kendall St. Martins Press was apparently impressed enough by this blog to send me an advanced copy of Jason Kendall‘s new book, Throwback. (The book officially comes out May 13…thank you Michael for the copy.) Mr. Kendall has been called a lot of things in his playing career–tough, gritty, a man’s man, an asshole; and even got some flack in the media in 2010 for his divorce proceedings and subsequent accusations of abuse and addiction to adderal by his ex-wife. He  allegedly destroyed his birthday cake in 2009 with the same bat he used to get his 2,000th hit! Some Pirates fans to this day have no love for the man because of his rookie hazing with fellow player Brian Giles and overall nastiness to the media. As a Oakland fan, I can attest that I had nothing but love for his game. He WAS a gritty, tough guy; sure. But that is what we admire in a town like Oakland that prides itself on its blue-collar, working class roots and take no prisoners attitude. Jason sums it up perfectly with this statement:

“…and for all you fans that thought I was an asshole, you were right; but I still respect you for loving the game.”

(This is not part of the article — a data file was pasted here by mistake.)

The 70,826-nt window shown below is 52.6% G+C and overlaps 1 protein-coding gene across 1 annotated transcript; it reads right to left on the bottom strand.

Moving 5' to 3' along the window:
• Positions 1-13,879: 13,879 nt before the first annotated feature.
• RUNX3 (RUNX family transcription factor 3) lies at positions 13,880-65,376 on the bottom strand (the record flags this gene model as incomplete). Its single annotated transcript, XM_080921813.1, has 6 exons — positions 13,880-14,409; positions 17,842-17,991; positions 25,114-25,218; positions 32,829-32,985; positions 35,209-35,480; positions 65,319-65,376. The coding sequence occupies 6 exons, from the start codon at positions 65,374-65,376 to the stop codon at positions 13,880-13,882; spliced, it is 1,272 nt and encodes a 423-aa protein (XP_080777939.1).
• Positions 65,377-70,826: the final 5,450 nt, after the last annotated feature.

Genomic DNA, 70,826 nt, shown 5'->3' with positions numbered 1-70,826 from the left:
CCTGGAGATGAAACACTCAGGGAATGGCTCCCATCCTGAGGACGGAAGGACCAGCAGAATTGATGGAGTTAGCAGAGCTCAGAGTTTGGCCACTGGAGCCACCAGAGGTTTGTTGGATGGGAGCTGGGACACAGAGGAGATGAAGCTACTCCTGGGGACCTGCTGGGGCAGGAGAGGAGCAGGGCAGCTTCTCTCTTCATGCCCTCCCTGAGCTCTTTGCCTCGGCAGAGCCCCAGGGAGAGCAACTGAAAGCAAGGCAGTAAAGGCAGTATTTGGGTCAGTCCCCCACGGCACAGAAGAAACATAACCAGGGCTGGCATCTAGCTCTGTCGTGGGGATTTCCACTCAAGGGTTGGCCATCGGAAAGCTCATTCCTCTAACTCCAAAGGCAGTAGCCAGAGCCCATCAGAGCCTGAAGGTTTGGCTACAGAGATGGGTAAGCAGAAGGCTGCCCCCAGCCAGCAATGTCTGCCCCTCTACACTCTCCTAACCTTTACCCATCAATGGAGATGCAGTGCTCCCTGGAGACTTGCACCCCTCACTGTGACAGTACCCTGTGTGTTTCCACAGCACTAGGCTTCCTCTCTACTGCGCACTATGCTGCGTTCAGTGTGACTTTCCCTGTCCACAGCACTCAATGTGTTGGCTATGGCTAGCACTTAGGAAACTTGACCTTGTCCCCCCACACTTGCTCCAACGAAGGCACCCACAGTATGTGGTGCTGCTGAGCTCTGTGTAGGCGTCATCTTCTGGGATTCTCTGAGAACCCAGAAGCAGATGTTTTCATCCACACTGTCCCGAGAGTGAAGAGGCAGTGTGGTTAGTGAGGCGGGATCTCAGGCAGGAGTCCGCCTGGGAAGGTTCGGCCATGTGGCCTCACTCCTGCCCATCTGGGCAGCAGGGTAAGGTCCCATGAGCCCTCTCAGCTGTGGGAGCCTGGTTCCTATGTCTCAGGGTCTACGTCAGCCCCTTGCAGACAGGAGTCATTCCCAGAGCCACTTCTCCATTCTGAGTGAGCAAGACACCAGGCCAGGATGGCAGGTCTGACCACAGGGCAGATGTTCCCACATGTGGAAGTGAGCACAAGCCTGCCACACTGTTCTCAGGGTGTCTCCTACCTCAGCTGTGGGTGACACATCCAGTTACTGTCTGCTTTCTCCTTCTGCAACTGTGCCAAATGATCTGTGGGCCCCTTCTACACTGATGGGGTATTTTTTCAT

That is fucking GOLD right there.

The book is basically baseball 101. I expected a lot of cheap shots and shit kicking, yet there is very little of that here. There is, however, a lot of nuances or as I like to call it, ambrosia, that some of the younger players should read up on and even take to heart.  Jason gets as pissed off as I do when someone misses the cut-off man. I love that shit. He analyzes and spews his opinions on everything from managers, pitch counts, bullpen committees, how younger players are sissies and EVERY baseball situation you could possibly imagine. Let me tell you something…if you think you know shit– you don’t.

Here are some of the highlights/insights:

Joe Blanton changed speeds better than anyone he ever caught.

fight

John “mouth breather” Lackey getting served.

John Lackey called him a “motherfucker” when he charged him on the mound.

Kendall’s thoughts: “You get in a fight in baseball? You might kick somebody’s ass, you might get the shit kicked out of you, but it just takes that one time to show that you’ll fight back. You get drilled at the plate and you think something is wrong with that? Go to the mound. You do that and word gets around that this kid will fight back.”

“I’ve charged the mound a couple of times, and I’ve been asked if I had a game plan: What was I planning to do once I got out there?